It doesn't pay to be invincible.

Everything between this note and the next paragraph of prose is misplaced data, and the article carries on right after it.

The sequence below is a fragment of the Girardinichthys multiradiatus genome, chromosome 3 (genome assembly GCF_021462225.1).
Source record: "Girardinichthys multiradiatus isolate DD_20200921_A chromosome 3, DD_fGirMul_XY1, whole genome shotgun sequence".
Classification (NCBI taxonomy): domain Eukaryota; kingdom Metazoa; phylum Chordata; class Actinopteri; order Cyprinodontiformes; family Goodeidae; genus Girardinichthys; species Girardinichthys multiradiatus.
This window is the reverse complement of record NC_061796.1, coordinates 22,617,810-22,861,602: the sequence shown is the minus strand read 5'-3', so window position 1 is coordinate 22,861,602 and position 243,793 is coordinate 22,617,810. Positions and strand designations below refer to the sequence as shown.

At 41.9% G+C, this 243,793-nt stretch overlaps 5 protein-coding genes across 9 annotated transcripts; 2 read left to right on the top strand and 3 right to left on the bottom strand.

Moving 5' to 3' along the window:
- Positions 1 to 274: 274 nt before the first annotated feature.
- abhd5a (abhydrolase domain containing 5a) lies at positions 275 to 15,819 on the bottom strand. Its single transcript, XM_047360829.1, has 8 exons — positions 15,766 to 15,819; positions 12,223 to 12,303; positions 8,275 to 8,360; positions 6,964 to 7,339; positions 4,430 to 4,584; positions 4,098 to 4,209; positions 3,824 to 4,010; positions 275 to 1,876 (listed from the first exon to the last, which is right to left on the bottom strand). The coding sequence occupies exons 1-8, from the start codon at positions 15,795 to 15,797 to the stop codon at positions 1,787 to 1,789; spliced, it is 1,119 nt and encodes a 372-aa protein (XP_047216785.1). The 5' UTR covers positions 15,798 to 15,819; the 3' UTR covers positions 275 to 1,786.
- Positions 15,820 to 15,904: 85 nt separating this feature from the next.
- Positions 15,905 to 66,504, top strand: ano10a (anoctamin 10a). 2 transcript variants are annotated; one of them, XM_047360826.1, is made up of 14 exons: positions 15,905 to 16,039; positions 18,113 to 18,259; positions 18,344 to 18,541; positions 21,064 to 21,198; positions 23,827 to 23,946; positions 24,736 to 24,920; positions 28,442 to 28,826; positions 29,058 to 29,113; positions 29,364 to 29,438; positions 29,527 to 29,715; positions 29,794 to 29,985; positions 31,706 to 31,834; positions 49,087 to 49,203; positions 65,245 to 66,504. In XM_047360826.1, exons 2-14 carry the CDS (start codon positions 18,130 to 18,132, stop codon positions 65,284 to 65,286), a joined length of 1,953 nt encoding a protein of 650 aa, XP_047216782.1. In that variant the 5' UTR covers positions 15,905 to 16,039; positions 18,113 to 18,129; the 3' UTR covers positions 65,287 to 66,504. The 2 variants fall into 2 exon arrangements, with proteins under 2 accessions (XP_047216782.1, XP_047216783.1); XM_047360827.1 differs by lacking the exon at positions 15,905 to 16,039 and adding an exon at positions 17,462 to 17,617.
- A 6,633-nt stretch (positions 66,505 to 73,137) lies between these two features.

The very invincibility of the doughty refrigerator that has run non-stop for 63 years in a British village is a cautionary tale.While the third generation of the Ashley family may look upon their fridgersaurus as a lovable relic of the first industrial revolution-prompted ice age, the demise of the legendary company that created it reiterates the necessity of planned obsolescence.English Electric had the interest of its consumers at heart when it launched the refrigerator, as other working versions of the model still find mention in second-hand sales sites for tidy sums. But evidently, it did not foresee the longterm implications of this sturdiness.If gadgets never go kaput, sales figures eventually will.India has had firsthand experience of the indomitable character of English Electric products with the Canberra, which served the Indian Air Force for an incredible 50 years before reluctantly retiring from service in 2007.The feisty aircraft not only played stellar roles in the India-Pakistan wars of 1965 and 1971, it sustained a Stinger missile hit while on a reconnaissance mission near the LoC during the Kargil conflict of 1999, and still returned safely to base.In the spirit of that soundly whirring refrigerator in Shropshire, airworthy specimens of the Canberra are still engaged in research sorties and ceremonial fly-pasts.But had English Electric planned the timely obsolescence of its products, it too may have been whirring and flying instead of becoming a footnote in the history of the companies that bought over and succeeded it, from GEC to Alstom.The wise strategy is to strike a balance between being branded flimsy and being praised as durable as opposed to being deemed indestructible and then seeing profits wither away!
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